Paired subjects often provided a useful narrative device. John Watson Nicol's Cause and Effect (lot 246) depicts a small boy devouring green, unripe apples and experiencing a resultant tummy-ache. But the 'before' and 'after' formula was also used by Victorian genre painters for very different subjects, for example the famous Waiting for the Verdict and Acquitted by Abraham Solomon (Tate Gallery). What actually goes on behind the closed door of the juryroom always intrigues the public. George Bernard O'Neill's painting The Jury (lot 315) forms part of a continuing process which can be seen almost exactly a century later with the film Twelve Angry Men (1957), starring Henry Fonda as the obstinate juror. One of the crimes which might lead to the dock is shown in A Vestry Meeting - Something Wrong with the Accounts (lot 117) by John Ritchie.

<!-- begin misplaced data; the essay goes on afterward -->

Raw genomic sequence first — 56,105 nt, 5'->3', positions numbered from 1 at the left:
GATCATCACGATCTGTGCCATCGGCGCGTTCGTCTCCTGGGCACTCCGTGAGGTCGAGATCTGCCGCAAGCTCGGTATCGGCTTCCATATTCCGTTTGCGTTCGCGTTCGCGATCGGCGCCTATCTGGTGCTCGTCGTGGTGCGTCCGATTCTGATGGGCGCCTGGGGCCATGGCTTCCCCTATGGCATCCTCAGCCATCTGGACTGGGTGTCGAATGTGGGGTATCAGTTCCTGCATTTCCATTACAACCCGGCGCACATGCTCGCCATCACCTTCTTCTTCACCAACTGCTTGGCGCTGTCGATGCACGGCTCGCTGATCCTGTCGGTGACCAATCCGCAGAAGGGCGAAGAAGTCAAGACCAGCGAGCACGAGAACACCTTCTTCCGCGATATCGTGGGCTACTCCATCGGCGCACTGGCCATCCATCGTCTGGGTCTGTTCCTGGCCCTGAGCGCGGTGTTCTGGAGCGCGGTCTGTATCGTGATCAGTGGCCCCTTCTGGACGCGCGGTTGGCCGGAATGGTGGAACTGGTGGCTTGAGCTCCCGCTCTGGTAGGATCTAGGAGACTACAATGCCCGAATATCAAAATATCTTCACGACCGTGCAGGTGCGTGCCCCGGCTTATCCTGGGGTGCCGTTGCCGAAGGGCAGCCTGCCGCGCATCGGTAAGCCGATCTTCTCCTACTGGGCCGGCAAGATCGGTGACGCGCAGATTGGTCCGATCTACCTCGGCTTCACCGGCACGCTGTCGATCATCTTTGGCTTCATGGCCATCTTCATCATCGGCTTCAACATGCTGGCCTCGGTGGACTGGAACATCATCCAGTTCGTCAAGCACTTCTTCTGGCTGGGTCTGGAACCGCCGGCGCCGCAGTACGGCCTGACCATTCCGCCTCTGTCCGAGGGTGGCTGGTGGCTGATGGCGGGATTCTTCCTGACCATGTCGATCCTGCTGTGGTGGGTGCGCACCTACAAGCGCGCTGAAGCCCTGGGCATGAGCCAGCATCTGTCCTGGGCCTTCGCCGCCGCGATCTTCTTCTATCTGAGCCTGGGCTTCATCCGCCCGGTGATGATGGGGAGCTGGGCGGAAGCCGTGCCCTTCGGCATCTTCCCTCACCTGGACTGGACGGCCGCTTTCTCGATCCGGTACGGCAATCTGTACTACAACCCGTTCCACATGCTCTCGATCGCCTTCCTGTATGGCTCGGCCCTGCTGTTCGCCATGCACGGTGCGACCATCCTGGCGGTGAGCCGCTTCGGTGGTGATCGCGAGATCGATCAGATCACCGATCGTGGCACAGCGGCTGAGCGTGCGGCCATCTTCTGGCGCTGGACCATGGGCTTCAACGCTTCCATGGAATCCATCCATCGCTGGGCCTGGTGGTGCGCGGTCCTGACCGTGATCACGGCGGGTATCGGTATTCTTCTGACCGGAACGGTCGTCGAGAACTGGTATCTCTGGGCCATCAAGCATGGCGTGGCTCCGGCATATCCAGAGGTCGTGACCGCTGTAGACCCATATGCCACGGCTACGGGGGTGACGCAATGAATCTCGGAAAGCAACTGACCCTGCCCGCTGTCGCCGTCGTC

Itinerant showmen provided good subjects for 'modern-life' painters, and The Peepshow by John Burr (lot 255) shows a form of street entertainment which appealed to that most deep-seated human instinct, curiosity, the urge to peer through a hole. The attraction advertised, The Babes in the Wood, is directed at a child audience, but that adults also enjoyed scenes of horrific fantasy was vividly expressed by a showman to Henry Mayhew in one of his interviews: 'People is werry fond of the battles in the country, but a murder wot is well known is worth more than all the fights...'. Such a conclusion is still valid when we glance at the tabloid press on any Sunday morning. The sub-title of The News of the World was for many years 'All Human Life is Here'. Perhaps the title is better applied to Victorian genre painting.